4. Influence of acclimation to sublethal temperature on heat tolerance of Tribolium castaneum (Herbst (Coleoptera: Tenebrionidae exposed to 50°C.

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    Jianhua Lü

    Full Text Available Tribolium castaneum (Herbst (Coleoptera: Tenebrionidae is a serious pest of stored agricultural products and one of the most common insects found in grain storage and food processing facilities. Heat treatment has been revisited to control stored-product insects as a potential alternative to methyl bromide for disinfesting mills and food-processing facilities. The influence of acclimation of T. castaneum adults, pupae, larvae, and eggs to sublethal temperatures of 36, and 42°C on their subsequent susceptibility to lethal temperature of 50°C was respectively investigated. The acclimation of T. castaneum eggs, larvae, pupae, and adults to 36, and 42°C significantly decreased their subsequent susceptibility to lethal high temperature of 50°C. The influence of acclimation to 42°C was significantly greater than that of acclimation to 36°C. The most influential acclimation times at 42°C for mortality of T. castaneum eggs, larvae, pupae, and adults were 15, 5, 5, and 5 h, respectively, and their corresponding mortality were 41.24, 5.59, 20.19, and 4.48%, compared to 100% mortality of T. castaneum eggs, larvae, pupae, and adults without acclimation when exposed to 50°C for 35 min, respectively. The present results have important implications for developing successful heat treatment protocols to control T. castaneum, improving disinfestation effectiveness of heat treatment and understanding insect response to high temperatures.

  5. Identification, cloning, and expression of a GHF9 cellulase from Tribolium castaneum (Coleoptera: Tenebrionidae)

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    The availability of sequenced insect genomes has allowed for discovery and functional characterization of novel genes and proteins. We report use of the Tribolium castaneum (Herbst) (red flour beetle) genome to identify, clone, express, and characterize a novel endo-ß-1,4-glucanase we named TcEG1 (...

  6. Egg detection and control of tribolium castaneum (Herbst) (Coleoptera : Tenebrionidae) in powdered stored food products

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    Dotse, Raphael Djoe Nuseli

    2017-07-01

    For safety and shelf-stability of powdered food products, it is important to detect and deal with any infestation during processing. The focus of this study was to detect the presence of Tribolium castaneum (Herbst) (Coleopera: Tenebionidae) eggs in powdered food products, and where present, kill them using gamma irradiation. The study was carried out at the Radiation Entomology and Pest management Centre (REPMC), Ghana Atomic Energy Commission. Basic reproductive biology of T. castaneum in four different powdered food media (Wheat flour, Roasted corn powder, also known as ‘Tombrown’ powder, Cocoa powder and Fish powder) was studied. Seven (7) different stains (Bromocresol green, Malachite green, Carbol fuchsin, Basic fuchsin, Orange ‘G”, Gentian Violet and Crystal Violet) were evaluated for their ability to differentially stain T. castaneum eggs and background food particles using the American Association of Cereal Chemist, AACC (2000) staining technique. To control any egg infestation, the effect of gamma irradiation at 200Gy on egg hatchability was evaluated. Results indicate that egg production by T. casteneum within a three day period on Wheat flour, Cocoa powder and Tombrown was not significantly different but was significantly lower on fish powder (P = 0.255). Hatchability of T. castaneum eggs in the four food media was not significantly different (P = 0.046). Gamma irradiation at 200Gy was effective in controlling egg infestation by inhibiting hatchability. Bromocresol green and Malachite green differentially stained the eggs in all the four food products. The protocols for Bromocresol green and Malachite green are effective for detection of T. castaneum eggs in powdered foods and can be incorporated into production processes. Where insect eggs are detected and none of the processing steps can eliminate them, irradiation of the packaged products at 200Gy will kill any eggs and maintain the wholesomeness and safety of the product on the shelf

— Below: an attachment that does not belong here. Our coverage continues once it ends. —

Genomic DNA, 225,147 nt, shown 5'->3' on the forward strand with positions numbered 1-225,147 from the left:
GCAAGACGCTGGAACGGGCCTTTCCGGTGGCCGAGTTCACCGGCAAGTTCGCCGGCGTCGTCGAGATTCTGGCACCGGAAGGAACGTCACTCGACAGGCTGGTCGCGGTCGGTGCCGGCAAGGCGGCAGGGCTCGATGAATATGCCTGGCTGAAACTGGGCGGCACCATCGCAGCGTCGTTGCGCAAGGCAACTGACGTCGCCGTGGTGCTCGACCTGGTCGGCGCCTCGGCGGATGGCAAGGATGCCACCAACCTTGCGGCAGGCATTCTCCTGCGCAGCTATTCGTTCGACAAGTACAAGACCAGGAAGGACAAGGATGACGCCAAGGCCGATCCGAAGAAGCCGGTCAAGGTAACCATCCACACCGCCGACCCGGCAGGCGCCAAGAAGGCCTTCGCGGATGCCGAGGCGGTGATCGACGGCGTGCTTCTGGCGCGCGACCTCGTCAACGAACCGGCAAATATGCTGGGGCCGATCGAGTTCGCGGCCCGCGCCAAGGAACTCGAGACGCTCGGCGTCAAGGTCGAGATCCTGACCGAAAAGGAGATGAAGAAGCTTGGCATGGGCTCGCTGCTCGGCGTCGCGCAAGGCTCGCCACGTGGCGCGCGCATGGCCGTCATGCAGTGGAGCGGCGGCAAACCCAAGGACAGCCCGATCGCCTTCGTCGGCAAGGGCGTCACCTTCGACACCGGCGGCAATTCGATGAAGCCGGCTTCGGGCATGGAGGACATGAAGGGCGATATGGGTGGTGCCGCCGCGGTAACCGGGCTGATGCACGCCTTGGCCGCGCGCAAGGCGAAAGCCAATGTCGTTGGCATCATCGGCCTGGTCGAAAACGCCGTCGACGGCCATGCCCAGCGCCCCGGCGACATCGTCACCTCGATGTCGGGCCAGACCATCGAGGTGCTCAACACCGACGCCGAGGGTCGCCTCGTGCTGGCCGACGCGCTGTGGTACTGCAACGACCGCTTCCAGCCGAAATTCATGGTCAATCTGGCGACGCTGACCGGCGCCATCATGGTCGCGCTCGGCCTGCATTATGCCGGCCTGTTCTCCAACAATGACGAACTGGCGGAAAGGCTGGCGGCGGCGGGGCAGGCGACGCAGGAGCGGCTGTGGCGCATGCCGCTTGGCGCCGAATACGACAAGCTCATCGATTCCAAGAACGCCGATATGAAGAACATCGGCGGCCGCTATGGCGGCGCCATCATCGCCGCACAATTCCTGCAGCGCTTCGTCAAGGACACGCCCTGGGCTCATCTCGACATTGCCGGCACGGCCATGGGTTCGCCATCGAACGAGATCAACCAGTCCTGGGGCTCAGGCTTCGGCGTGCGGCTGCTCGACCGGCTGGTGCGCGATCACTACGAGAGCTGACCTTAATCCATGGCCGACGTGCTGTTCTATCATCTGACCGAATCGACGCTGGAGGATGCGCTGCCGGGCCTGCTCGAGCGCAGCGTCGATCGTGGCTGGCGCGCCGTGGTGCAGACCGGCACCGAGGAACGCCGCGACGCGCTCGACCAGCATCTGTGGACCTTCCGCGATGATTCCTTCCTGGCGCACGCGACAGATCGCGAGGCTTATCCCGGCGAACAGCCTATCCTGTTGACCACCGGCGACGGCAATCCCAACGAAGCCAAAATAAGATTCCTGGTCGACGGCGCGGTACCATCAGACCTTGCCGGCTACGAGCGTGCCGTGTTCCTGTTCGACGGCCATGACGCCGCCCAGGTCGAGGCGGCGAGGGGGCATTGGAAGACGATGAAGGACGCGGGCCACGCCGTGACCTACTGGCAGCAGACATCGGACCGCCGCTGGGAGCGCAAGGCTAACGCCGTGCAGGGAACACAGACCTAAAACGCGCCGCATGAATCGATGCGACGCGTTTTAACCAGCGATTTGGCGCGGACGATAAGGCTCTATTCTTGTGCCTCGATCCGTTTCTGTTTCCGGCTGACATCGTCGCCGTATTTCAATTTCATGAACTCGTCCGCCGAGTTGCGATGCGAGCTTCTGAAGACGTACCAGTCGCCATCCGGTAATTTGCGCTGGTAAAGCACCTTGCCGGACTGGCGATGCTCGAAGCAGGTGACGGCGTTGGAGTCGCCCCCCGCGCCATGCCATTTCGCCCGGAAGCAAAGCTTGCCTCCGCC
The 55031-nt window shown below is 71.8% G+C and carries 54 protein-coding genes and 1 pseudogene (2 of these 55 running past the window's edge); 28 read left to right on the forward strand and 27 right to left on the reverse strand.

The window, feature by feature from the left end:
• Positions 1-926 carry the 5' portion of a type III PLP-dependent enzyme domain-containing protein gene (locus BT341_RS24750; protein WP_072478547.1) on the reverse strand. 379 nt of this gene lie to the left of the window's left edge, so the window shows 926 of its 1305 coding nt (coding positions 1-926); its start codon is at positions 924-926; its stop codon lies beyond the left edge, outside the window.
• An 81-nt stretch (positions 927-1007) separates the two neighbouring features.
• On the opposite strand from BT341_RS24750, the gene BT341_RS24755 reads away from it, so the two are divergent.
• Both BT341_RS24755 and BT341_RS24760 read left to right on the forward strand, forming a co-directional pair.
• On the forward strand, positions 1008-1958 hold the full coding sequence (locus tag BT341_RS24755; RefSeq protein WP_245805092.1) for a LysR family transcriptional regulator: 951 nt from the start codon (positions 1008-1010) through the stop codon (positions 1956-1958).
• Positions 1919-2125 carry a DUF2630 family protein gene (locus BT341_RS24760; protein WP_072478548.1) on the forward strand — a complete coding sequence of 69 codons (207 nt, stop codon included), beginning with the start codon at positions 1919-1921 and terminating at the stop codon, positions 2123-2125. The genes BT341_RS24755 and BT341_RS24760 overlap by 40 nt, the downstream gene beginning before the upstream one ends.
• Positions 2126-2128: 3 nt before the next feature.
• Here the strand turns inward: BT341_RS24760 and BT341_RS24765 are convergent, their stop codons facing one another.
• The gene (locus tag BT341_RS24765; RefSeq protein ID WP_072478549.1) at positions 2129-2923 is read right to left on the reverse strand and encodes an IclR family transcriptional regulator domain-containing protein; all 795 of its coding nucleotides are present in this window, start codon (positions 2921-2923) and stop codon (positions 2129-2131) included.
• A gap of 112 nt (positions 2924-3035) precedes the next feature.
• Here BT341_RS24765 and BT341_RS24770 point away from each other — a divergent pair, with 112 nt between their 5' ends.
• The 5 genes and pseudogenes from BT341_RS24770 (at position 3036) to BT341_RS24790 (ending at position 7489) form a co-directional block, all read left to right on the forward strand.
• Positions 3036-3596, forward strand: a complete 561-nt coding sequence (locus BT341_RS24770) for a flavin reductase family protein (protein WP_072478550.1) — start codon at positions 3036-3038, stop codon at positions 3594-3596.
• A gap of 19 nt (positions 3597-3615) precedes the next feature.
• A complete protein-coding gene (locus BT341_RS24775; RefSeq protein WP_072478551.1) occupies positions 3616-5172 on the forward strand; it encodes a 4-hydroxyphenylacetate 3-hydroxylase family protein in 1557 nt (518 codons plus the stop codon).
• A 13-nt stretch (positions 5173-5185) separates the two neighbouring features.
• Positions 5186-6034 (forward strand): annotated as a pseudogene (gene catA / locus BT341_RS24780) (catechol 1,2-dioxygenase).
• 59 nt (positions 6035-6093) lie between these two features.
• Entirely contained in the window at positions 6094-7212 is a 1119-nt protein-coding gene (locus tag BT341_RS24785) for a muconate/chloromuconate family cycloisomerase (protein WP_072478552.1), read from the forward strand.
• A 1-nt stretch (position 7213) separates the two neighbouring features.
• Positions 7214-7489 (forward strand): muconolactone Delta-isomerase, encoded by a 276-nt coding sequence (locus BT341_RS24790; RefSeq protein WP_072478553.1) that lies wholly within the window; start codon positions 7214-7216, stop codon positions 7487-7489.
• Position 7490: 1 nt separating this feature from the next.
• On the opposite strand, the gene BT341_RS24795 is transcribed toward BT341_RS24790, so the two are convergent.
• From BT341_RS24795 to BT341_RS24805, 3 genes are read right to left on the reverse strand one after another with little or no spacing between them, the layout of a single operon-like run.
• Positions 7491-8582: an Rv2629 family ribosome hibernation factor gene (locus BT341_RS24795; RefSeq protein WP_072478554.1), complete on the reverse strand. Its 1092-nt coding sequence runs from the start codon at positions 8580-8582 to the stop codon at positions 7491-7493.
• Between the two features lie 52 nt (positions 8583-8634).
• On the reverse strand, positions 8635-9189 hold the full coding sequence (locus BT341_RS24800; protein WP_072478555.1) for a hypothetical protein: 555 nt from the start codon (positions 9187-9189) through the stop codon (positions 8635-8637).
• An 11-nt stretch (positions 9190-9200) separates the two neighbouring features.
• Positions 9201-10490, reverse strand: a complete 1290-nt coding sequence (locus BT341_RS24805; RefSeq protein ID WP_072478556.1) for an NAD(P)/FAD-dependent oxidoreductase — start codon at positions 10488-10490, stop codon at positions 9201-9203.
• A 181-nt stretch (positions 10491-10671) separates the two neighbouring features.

7. Identification of Hymenolepis diminuta Cysticercoid Larvae in Tribolium castaneum (Coleoptera: Tenebrionidae) Beetles from Iran.

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    Makki, Mahsa Sadat; Mowlavi, Gholamreza; Shahbazi, Farideh; Abai, Mohammad Reza; Najafi, Faezeh; Hosseini-Farash, Bibi Razieh; Teimoori, Salma; Hasanpour, Hamid; Naddaf, Saied Reza

    2017-06-01